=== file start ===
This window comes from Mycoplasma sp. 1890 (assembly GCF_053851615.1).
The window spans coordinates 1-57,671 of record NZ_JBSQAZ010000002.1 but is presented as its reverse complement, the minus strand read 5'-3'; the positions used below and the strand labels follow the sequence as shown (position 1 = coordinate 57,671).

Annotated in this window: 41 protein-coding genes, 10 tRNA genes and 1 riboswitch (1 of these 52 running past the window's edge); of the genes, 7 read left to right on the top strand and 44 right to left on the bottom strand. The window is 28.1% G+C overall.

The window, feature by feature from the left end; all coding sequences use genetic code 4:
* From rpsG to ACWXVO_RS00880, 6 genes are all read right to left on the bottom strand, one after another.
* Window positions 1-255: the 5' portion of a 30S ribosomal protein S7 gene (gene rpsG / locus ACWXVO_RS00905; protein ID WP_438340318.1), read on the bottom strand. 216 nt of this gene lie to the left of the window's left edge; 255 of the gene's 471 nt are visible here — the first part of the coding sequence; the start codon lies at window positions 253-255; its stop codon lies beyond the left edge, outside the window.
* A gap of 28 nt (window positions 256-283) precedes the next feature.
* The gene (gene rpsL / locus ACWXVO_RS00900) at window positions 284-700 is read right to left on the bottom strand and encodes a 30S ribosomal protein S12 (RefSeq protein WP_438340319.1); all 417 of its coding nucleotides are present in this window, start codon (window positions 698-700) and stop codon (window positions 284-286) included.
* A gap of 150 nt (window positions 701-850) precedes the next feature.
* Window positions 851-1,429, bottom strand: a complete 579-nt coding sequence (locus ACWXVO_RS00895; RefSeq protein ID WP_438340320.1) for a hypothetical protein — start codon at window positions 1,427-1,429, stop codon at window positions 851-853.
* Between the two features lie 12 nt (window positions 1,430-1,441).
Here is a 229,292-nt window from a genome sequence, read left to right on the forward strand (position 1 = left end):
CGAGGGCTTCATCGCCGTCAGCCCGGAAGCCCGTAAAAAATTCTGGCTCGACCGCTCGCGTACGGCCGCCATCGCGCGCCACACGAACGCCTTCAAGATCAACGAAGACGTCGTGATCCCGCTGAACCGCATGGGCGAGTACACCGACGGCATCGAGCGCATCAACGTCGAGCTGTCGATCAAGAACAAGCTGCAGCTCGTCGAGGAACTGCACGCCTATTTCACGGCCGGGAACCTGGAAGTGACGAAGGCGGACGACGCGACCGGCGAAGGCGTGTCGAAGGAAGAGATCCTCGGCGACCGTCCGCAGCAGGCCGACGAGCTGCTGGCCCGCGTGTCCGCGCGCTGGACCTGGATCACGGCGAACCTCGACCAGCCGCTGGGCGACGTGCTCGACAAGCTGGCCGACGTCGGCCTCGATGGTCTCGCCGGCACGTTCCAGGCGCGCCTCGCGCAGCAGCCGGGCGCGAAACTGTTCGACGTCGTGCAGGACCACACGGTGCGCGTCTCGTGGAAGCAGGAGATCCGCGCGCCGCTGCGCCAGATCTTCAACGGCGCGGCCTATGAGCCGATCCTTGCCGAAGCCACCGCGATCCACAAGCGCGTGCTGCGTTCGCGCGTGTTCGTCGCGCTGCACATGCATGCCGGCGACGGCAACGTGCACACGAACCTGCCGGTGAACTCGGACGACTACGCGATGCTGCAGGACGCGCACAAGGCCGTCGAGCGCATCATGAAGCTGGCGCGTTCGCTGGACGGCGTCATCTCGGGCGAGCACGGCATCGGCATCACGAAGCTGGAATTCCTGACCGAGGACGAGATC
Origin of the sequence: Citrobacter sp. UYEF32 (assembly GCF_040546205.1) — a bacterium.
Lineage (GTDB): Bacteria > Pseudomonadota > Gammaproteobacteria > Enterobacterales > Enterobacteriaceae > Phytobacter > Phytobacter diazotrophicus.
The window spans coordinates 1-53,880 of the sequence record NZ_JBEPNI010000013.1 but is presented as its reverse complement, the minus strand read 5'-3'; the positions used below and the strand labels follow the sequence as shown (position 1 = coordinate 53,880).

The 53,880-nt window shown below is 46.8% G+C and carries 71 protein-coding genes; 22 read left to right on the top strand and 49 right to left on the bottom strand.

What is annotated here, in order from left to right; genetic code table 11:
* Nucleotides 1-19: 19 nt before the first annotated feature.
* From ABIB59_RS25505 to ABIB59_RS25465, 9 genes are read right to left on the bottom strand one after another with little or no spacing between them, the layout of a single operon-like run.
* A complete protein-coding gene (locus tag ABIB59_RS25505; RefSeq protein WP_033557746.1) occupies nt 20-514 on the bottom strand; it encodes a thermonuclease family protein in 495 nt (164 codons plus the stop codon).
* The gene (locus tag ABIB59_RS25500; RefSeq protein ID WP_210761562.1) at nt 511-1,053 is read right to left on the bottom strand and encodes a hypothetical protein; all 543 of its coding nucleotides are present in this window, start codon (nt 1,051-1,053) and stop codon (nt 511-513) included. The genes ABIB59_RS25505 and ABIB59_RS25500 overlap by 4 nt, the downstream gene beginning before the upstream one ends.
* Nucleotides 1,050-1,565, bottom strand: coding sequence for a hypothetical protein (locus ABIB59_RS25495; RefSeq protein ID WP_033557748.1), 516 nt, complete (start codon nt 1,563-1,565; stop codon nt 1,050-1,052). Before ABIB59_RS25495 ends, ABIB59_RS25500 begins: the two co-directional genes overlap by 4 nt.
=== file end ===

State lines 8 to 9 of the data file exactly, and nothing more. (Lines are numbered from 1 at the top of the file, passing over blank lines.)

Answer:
* The gene (gene rpsL / locus ACWXVO_RS00900) at window positions 284-700 is read right to left on the bottom strand and encodes a 30S ribosomal protein S12 (RefSeq protein WP_438340319.1); all 417 of its coding nucleotides are present in this window, start codon (window positions 698-700) and stop codon (window positions 284-286) included.
* A gap of 150 nt (window positions 701-850) precedes the next feature.